Santa Maria Sun / Community
Citizen's AlertBenefits, Meetings, Protests, Forums and Public Meetings
Community Notebook 5/28/15 - 6/4/15
MONDAY, JUNE 1
• The Solvang Planning Commission has its regular meeting at 7 p.m. in City Council Chambers, 1644 Oak Street, Solvang.
TUESDAY, JUNE 2
• The Santa Barbara County Board of Supervisors has its regular meeting at 9 a.m. in the Board of Supervisors Hearing Room, 105 E. Anapamu St., Santa Barbara. Agendas are available at http://santabarbara.legistar.com/Calendar.aspx#current.
• The Vandenberg Village Community Services District has its regular board meeting at 7 p.m. in the District Office Conference Room, 3757 Constellation Road, Vandenberg Village.
• The Santa Maria City Council has its regular meeting at 6:30 p.m. in the City Council Chambers, City Hall, 110 E. Cook St., Santa Maria. Agendas are available at www.cityofsantamaria.org.
• The Lompoc City Council has its regular meeting at 7 p.m. in the Council Chambers at 100 Civic Center Plaza, Lompoc. Agendas are available at www.cityoflompoc.com.
WEDNESDAY, JUNE 3
• The Santa Barbara County Planning Commission has its regular meeting at 9 a.m. in the Planning Commission Hearing Room, 123 E. Anapamu St., Santa Barbara. The agenda is available at www.sbcountyplanning.org.
• The Santa Maria Planning Commission has its regular meeting at 6:30 p.m. in the City Council Chambers, City Hall, 110 E. Cook St., Santa Maria.
THURSDAY, JUNE 4
• The Santa Maria Planning Commission has a study session at 10 a.m. in the Community Development Department, 110 S. Pine St., Santa Maria.
• The Santa Barbara County Local Agency Formation Commission has its regular meeting at 2 p.m. in the Board of Supervisors Hearing Room, 105 E. Anapamu St., Santa Barbara. Agendas are available at www.sblafco.org/agendas.html.
• The Buellton Planning Commission has its regular meeting at 6 p.m. in City Council Chambers, 140 W. Highway 246, Buellton. Agendas are available at cityofbuellton.com.
Political Watch 5/28/15
• As the one-year anniversary of the Isla Vista tragedy passed on May 22, a bill by state Sen. Hannah-Beth Jackson that would expand the list of misdemeanors carrying a 10-year ban on firearm possession and purchases was making its way through the Legislature. Senate Bill 347 would add things like petty theft involving a firearm, dealing firearms without a license, selling ammunition to someone under 21 years of age, and bringing/carrying ammo onto school grounds to the list of misdemeanors. “The horrific tragedy that happened nearly a year ago in Isla Vista has stregthened the resolve of so many of us that we must do more to prevent gun violence. We know that those convicted of nonviolent firearm-related offense are more likely than the average person to commit serious crime in the future. They are five times more likely to be charged with crimes like murder, seven times more likely to be charged with other nonviolent firearm offense, and four times more likely to be charged with new violent offenses,” Jackson said in a press release. “This bill helps keeps guns out of the hands of those who shouldn’t have them and keeps our communities safer.” SB 347 is currently in the Senate Appropriations Committee.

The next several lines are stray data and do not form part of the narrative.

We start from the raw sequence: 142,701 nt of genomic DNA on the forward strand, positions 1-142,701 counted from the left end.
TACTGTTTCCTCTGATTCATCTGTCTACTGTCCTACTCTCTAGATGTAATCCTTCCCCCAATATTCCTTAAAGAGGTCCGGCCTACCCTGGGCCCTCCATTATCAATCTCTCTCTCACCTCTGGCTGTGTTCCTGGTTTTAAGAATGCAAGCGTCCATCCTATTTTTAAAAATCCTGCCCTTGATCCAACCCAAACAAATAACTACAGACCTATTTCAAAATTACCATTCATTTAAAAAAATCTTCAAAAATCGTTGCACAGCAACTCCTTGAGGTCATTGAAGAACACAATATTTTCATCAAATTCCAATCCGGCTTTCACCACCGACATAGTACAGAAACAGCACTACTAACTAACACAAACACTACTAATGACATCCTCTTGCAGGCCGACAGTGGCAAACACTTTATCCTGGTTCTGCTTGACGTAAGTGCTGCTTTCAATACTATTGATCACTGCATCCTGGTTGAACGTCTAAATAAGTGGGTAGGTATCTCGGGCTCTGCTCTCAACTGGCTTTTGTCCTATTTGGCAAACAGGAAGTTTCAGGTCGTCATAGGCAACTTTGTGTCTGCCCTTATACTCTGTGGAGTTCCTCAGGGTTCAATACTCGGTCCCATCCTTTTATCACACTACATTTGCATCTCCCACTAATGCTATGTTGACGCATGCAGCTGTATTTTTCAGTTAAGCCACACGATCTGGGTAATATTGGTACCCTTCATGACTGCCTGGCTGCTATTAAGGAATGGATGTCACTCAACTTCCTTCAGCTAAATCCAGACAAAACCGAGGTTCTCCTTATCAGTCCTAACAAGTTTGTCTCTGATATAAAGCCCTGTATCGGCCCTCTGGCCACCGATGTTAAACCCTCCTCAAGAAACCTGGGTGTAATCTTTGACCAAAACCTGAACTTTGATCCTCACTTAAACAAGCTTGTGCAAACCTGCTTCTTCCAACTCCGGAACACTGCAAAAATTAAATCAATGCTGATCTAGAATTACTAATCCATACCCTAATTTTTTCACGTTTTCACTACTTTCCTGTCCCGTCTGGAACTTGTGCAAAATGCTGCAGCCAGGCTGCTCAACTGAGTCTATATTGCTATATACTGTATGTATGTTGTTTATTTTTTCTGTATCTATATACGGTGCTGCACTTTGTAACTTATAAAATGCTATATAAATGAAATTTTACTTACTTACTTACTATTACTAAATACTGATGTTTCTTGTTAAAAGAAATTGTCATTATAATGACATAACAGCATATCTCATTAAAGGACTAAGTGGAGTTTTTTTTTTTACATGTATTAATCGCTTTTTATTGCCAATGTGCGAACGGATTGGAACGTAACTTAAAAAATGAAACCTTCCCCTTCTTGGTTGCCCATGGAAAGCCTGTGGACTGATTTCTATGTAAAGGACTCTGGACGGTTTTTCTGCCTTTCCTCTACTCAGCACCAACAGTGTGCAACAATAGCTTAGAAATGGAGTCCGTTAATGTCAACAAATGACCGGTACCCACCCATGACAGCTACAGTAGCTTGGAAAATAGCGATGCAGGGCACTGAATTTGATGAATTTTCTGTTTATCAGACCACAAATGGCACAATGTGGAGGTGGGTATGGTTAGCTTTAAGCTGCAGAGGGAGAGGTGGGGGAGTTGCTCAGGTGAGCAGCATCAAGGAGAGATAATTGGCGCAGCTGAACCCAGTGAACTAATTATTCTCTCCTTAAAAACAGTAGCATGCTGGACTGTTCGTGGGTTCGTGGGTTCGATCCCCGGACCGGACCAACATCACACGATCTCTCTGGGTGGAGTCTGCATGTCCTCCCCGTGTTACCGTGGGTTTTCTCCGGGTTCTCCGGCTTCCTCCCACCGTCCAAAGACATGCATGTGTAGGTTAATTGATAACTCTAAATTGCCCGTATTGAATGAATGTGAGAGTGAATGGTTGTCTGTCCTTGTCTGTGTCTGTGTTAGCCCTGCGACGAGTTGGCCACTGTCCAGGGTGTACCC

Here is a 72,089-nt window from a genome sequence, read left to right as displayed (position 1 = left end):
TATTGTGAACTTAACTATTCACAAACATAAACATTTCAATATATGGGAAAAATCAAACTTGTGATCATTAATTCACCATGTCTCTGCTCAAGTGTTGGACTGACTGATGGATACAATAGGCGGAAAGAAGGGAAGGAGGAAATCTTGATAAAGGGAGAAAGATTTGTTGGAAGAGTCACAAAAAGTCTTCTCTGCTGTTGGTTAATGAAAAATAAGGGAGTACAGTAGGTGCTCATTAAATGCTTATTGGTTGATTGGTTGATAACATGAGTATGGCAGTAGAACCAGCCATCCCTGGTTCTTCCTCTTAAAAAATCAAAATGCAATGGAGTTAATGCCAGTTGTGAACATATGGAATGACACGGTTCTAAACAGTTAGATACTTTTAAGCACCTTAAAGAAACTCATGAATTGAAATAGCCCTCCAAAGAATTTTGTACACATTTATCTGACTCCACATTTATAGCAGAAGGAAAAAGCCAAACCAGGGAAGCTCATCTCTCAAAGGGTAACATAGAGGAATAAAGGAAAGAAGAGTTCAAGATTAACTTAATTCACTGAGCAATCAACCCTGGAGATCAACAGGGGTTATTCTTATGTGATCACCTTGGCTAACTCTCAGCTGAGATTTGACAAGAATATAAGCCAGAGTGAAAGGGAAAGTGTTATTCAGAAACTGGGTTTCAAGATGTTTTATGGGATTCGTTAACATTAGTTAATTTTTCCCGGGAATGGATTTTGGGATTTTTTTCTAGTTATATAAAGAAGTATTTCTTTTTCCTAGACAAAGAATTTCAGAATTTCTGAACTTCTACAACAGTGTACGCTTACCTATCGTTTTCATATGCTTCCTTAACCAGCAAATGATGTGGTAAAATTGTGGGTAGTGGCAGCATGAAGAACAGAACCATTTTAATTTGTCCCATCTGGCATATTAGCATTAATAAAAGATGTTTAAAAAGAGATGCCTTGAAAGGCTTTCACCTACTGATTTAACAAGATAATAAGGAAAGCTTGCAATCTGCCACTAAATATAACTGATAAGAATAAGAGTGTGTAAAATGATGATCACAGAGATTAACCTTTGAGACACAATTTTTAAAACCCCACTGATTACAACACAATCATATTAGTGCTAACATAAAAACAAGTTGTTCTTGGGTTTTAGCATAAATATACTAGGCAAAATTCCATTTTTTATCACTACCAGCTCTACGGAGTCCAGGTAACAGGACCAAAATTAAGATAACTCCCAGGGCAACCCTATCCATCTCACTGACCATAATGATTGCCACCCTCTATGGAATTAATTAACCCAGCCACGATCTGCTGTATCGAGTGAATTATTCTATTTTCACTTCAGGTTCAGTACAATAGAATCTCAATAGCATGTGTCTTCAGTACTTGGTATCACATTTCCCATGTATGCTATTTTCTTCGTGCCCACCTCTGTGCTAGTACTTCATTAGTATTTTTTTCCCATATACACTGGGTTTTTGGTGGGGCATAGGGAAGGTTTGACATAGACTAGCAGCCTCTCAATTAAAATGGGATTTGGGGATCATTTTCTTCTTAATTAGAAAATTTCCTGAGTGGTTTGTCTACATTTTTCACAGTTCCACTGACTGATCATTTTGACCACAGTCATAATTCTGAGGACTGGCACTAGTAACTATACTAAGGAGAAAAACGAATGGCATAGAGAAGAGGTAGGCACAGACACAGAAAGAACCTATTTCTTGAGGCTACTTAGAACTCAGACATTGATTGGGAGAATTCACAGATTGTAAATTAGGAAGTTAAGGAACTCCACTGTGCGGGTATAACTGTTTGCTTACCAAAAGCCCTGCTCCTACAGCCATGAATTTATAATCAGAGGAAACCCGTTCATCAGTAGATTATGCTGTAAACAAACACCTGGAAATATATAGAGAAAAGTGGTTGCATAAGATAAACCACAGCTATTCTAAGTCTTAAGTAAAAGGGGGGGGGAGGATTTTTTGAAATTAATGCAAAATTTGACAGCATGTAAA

• State officials agreed to a compromise with Delta farmers on May 22 that will reduce water supplies to those farms by 25 percent. The settlement heads off a potentially lengthy legal battle over the state’s ability to stop diversions from rivers and streams, according to The Sacramento Bee. State officials have been pondering curtailment orders to the state’s most senior water rights holders to cope with the drought. The Bee reported that growers in the Sacramento-San Joaquin Delta have among the most senior rights of all. The New York Times reported that state officials hope the voluntary agreement will prompt similar ones elsewhere. The deal applies only to Delta farmers who own property next to a river or stream and have rights to divert that water. If farmers with such rights don’t participate, they could face deeper cuts later this year. “There’s going to be a great deal of pressure to do the right thing,” Michael George, the Delta water master, told The Times. He’s responsible for administering water rights in the region and helped put the deal together.